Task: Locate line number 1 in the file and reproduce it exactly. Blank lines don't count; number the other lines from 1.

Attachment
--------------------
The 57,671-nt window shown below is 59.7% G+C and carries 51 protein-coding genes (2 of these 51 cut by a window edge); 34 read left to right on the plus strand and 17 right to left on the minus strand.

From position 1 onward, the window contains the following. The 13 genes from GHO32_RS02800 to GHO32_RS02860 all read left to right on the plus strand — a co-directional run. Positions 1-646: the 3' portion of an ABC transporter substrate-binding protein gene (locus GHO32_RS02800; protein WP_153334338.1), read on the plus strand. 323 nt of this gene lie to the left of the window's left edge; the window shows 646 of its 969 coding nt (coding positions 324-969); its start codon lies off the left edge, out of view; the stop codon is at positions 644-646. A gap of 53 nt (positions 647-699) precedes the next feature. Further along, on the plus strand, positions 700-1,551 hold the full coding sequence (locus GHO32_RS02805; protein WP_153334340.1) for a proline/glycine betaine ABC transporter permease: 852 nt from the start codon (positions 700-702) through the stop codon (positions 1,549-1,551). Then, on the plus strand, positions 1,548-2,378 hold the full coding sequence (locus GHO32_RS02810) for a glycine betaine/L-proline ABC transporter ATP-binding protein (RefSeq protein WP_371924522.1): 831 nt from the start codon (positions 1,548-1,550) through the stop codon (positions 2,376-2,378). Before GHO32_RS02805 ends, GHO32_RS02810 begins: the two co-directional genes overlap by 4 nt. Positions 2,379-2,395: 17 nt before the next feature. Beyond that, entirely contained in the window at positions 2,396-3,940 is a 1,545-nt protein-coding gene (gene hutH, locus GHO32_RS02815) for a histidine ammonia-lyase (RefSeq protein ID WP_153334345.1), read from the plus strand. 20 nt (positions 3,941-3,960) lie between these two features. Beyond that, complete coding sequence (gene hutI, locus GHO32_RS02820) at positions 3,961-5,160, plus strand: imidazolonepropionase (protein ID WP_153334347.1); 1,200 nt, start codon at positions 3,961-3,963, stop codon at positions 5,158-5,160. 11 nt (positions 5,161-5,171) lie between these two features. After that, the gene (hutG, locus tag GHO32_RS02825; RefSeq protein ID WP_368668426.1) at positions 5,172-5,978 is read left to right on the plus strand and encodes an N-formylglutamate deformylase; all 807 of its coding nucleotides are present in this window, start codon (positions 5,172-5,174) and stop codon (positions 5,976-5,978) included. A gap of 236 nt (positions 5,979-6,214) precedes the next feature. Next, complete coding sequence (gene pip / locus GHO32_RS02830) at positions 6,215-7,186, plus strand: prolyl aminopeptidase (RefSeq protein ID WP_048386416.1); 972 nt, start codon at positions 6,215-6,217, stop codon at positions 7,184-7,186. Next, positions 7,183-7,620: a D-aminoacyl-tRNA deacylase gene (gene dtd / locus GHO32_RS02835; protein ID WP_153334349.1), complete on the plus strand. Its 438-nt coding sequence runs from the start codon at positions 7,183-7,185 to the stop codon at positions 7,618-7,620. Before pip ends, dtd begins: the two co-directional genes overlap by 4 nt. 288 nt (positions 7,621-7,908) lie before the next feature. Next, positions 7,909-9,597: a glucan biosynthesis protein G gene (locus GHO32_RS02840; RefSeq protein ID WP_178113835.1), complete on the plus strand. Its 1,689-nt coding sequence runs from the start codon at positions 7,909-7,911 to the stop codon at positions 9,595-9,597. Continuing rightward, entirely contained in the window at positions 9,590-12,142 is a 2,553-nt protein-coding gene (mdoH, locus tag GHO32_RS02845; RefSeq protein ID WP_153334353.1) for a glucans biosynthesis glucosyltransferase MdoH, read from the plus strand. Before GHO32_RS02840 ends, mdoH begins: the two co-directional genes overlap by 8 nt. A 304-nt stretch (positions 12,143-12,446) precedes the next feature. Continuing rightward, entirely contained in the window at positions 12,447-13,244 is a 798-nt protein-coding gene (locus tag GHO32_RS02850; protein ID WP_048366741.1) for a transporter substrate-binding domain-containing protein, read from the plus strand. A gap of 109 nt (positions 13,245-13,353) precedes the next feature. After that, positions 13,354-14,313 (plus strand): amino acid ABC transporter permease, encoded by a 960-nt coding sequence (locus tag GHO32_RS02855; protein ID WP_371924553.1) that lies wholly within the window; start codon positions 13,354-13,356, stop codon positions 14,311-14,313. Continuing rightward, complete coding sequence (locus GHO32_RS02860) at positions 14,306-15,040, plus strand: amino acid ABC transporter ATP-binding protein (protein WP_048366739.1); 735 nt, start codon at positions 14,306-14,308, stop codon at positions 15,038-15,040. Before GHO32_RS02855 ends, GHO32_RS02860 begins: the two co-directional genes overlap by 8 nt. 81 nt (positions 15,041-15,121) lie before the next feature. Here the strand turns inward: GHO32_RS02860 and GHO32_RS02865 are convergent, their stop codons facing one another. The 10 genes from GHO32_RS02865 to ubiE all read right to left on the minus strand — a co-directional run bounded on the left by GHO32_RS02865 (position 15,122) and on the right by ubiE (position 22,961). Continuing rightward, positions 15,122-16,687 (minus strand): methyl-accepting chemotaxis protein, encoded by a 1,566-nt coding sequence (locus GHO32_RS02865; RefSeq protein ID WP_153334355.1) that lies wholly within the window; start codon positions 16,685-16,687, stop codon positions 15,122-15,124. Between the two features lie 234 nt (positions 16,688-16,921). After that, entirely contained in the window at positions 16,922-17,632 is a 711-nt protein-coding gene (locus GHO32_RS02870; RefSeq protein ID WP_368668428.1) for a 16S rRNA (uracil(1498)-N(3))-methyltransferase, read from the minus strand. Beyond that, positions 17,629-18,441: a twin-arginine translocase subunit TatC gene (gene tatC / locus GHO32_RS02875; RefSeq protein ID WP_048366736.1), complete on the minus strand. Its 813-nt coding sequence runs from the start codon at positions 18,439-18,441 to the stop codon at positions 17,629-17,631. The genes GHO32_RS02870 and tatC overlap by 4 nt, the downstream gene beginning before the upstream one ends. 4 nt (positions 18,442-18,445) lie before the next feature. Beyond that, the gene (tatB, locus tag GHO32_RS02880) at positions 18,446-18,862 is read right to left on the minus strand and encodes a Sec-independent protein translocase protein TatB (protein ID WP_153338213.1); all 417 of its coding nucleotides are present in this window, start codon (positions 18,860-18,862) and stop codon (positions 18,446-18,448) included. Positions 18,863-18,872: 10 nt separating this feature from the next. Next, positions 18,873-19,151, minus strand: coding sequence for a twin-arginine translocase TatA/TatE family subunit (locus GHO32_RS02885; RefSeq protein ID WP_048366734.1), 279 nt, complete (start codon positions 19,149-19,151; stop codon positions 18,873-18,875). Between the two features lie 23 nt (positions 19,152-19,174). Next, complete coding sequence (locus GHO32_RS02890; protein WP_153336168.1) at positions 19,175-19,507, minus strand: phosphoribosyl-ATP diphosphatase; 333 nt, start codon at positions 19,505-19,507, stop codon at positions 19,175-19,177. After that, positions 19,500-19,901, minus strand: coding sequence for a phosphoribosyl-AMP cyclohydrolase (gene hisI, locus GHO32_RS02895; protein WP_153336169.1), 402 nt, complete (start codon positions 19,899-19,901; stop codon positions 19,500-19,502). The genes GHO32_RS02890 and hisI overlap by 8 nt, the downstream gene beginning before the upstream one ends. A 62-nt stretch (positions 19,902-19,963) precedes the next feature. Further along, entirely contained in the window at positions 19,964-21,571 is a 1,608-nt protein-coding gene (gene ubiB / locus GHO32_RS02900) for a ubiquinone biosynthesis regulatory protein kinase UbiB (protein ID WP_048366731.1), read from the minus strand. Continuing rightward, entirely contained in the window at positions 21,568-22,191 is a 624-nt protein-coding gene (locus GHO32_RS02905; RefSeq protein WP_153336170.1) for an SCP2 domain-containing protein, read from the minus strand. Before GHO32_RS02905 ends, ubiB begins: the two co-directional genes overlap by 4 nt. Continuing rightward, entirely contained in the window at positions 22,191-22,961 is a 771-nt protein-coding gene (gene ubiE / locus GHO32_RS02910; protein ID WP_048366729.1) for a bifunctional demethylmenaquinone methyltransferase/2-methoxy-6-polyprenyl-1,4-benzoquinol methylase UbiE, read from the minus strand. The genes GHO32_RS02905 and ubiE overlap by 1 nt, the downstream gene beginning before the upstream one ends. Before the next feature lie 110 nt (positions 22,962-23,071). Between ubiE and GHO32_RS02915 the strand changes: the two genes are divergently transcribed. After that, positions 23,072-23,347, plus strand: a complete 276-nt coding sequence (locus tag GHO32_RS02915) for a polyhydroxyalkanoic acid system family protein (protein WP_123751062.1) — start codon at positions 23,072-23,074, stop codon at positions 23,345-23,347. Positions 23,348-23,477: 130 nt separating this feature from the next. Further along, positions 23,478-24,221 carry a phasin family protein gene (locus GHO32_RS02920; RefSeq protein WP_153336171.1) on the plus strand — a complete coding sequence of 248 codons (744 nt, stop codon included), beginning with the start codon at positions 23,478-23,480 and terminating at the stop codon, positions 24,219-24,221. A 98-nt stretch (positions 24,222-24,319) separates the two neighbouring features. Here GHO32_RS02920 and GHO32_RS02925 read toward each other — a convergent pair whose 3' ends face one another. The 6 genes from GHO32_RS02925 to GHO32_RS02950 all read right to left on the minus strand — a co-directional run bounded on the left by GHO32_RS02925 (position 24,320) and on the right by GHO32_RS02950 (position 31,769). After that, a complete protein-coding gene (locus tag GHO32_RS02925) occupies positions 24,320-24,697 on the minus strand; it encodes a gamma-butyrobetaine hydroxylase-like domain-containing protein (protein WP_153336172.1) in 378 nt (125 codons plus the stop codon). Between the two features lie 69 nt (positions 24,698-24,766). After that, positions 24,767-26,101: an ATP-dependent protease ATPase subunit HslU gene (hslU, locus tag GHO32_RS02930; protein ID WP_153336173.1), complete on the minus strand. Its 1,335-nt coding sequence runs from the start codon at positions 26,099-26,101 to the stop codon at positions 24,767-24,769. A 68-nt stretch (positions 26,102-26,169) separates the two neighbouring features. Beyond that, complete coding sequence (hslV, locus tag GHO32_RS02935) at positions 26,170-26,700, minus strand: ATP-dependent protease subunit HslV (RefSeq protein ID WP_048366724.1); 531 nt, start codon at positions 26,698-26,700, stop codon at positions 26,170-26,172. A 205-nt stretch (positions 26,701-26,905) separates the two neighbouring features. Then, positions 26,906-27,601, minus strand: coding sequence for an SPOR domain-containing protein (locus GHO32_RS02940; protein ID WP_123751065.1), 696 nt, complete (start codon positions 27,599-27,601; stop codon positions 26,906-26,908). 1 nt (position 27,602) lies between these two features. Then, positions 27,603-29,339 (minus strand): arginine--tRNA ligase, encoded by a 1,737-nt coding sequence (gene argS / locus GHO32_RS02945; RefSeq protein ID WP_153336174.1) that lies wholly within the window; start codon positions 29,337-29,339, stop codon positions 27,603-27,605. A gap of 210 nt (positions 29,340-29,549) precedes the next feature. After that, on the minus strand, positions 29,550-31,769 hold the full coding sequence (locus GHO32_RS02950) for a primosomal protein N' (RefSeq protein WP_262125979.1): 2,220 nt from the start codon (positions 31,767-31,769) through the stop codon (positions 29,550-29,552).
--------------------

The 57,671-nt window shown below is 59.7% G+C and carries 51 protein-coding genes (2 of these 51 cut by a window edge); 34 read left to right on the plus strand and 17 right to left on the minus strand.